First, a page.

The civic unrest in 2020 brought to light a global discourse on the brutalization of Black people and Communities of Color in the U.S. These issues are buried much deeper than any hour-long, workplace DEI curriculum could hope to impact. As such, industry leaders and their agencies must dedicate themselves to the long-term study of systematic oppressions, class, power and privilege in the U.S..
So, as a majority white company founded by two cishetero white men, how do we reframe how we, as an agency, think, act, speak and react to issues of racism and equality, as well as other causes that matter to us? How do we build a Diversity, Equity and Inclusion (DEI) program that is current and relevant? And, what does Accountability really look like for a corporation?
Our approach: We created OBERCHANGE, an employee-led DEI program fully funded by the agency and designed to educate employees, create greater awareness, and drive action in an effort to create a more diverse, equitable and inclusive agency environment. We center initiatives around the voices and experiences of Black folx. We emphasize political education. We pay activists working on the ground for their hard fought wisdom. We listen to Queer, Trans, Black, Indigenous People of Color (QTBIPOC) and honor them for their labor- we do not take anyone for granted.
We are lucky that OBERLAND is a small agency of twenty-six, purpose minded creatives. We are lucky because our team is big enough to hold a multiplicity of experiences, intersecting across geographies and languages, class, gender and power. Yet, we are small enough that we can actually know each other in meaningful ways.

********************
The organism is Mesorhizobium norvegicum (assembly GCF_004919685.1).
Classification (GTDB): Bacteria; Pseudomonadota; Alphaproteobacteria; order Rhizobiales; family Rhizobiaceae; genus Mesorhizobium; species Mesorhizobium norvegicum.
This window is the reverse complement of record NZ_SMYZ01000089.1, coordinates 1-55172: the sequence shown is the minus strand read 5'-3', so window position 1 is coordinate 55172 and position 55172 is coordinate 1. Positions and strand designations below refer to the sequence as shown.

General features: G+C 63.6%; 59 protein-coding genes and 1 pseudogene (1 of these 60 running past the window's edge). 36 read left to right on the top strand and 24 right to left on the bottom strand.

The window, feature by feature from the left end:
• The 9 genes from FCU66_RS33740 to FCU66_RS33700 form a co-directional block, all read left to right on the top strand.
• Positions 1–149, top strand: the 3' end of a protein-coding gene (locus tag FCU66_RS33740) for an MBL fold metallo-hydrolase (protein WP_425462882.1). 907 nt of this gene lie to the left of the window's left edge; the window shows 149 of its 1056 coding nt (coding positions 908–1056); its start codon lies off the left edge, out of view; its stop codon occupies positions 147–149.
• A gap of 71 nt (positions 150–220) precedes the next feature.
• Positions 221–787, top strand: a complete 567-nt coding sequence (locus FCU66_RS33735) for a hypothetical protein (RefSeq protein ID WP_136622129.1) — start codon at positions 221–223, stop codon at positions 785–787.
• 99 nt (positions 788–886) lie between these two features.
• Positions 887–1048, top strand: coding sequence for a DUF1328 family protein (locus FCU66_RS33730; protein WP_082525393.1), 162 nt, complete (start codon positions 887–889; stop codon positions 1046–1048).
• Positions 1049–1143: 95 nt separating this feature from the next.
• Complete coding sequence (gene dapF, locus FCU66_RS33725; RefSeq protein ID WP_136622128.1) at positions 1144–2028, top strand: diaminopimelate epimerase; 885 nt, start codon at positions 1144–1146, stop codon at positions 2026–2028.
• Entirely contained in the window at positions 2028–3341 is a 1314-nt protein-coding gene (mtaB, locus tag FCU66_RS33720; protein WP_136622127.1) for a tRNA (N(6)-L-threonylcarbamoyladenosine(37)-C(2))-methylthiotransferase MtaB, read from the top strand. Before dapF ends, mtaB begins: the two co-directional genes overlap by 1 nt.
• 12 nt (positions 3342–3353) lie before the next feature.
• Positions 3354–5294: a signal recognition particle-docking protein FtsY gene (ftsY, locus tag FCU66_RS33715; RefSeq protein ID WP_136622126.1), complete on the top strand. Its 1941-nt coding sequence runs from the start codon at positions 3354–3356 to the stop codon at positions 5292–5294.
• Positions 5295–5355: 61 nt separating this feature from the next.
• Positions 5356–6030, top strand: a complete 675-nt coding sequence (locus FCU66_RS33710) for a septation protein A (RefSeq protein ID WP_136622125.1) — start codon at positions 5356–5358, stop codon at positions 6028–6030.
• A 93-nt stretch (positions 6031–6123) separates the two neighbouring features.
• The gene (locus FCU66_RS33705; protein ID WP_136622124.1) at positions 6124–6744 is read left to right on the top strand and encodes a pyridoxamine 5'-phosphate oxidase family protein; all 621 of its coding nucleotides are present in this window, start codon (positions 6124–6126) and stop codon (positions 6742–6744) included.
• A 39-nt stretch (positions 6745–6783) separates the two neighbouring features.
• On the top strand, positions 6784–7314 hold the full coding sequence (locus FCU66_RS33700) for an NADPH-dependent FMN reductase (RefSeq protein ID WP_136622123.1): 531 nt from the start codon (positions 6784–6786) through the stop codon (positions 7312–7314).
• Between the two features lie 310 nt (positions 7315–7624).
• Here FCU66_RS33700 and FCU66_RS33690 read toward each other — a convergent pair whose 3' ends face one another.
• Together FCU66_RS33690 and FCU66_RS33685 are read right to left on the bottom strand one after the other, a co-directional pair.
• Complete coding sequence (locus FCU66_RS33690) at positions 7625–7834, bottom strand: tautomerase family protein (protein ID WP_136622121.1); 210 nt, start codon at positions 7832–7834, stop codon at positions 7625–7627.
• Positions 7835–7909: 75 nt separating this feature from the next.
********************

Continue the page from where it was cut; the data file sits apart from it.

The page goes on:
You see, DEI work is incredibly personal and, I would argue, it is essential not just to surviving as a company, but also to the survival of real human lives. It is the minimum that corporations can do to show up for their workers, consumers, and the communities who make the things that we use in our daily lives. Our work is both individual and collective, our fates interwoven, even when our shackles are very different.
OBERCHANGE is not a program created for optics. We are being intentional about how we share our process. We are not here to virtue signal and we are sharing with you here mostly for accountability purposes. Our team is planning our program curriculum for 2021 and we are excited to deepen our connection and accountability to this work.
If you want to learn more about this work, who we are working with and how we are doing it, please reach out to us!
The 2021 program leads are Coco Brown (Operations), Davianne Harris (Strategy), Deb Wolf (Account) and Emily Templeton (HR).
“I am not free while any woman is unfree, even when her shackles are very different from my own. [...] And I am not free as long as one person of Color remains chained.” -Audre Lorde, On the Uses of Anger (1981)